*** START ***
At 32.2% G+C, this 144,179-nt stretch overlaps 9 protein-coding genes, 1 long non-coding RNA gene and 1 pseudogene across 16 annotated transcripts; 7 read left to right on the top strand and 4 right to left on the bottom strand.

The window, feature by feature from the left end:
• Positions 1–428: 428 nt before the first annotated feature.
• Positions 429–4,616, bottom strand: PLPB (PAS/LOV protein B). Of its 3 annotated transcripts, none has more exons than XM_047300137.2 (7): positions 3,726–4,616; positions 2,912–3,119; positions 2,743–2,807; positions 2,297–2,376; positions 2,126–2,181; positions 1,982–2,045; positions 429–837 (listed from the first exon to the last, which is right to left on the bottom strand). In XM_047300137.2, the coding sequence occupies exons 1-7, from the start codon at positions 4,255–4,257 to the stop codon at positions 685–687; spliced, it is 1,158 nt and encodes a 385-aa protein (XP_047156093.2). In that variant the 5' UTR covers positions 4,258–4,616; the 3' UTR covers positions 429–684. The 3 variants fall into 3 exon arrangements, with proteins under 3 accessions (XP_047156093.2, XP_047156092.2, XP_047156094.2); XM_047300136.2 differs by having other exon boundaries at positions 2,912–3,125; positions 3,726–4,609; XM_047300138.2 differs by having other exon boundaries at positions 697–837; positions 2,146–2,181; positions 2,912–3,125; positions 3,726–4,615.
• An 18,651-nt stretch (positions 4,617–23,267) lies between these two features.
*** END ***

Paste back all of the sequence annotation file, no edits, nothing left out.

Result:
At 32.2% G+C, this 144,179-nt stretch overlaps 9 protein-coding genes, 1 long non-coding RNA gene and 1 pseudogene across 16 annotated transcripts; 7 read left to right on the top strand and 4 right to left on the bottom strand.

The window, feature by feature from the left end:
• Positions 1–428: 428 nt before the first annotated feature.
• Positions 429–4,616, bottom strand: PLPB (PAS/LOV protein B). Of its 3 annotated transcripts, none has more exons than XM_047300137.2 (7): positions 3,726–4,616; positions 2,912–3,119; positions 2,743–2,807; positions 2,297–2,376; positions 2,126–2,181; positions 1,982–2,045; positions 429–837 (listed from the first exon to the last, which is right to left on the bottom strand). In XM_047300137.2, the coding sequence occupies exons 1-7, from the start codon at positions 4,255–4,257 to the stop codon at positions 685–687; spliced, it is 1,158 nt and encodes a 385-aa protein (XP_047156093.2). In that variant the 5' UTR covers positions 4,258–4,616; the 3' UTR covers positions 429–684. The 3 variants fall into 3 exon arrangements, with proteins under 3 accessions (XP_047156093.2, XP_047156092.2, XP_047156094.2); XM_047300136.2 differs by having other exon boundaries at positions 2,912–3,125; positions 3,726–4,609; XM_047300138.2 differs by having other exon boundaries at positions 697–837; positions 2,146–2,181; positions 2,912–3,125; positions 3,726–4,615.
• An 18,651-nt stretch (positions 4,617–23,267) lies between these two features.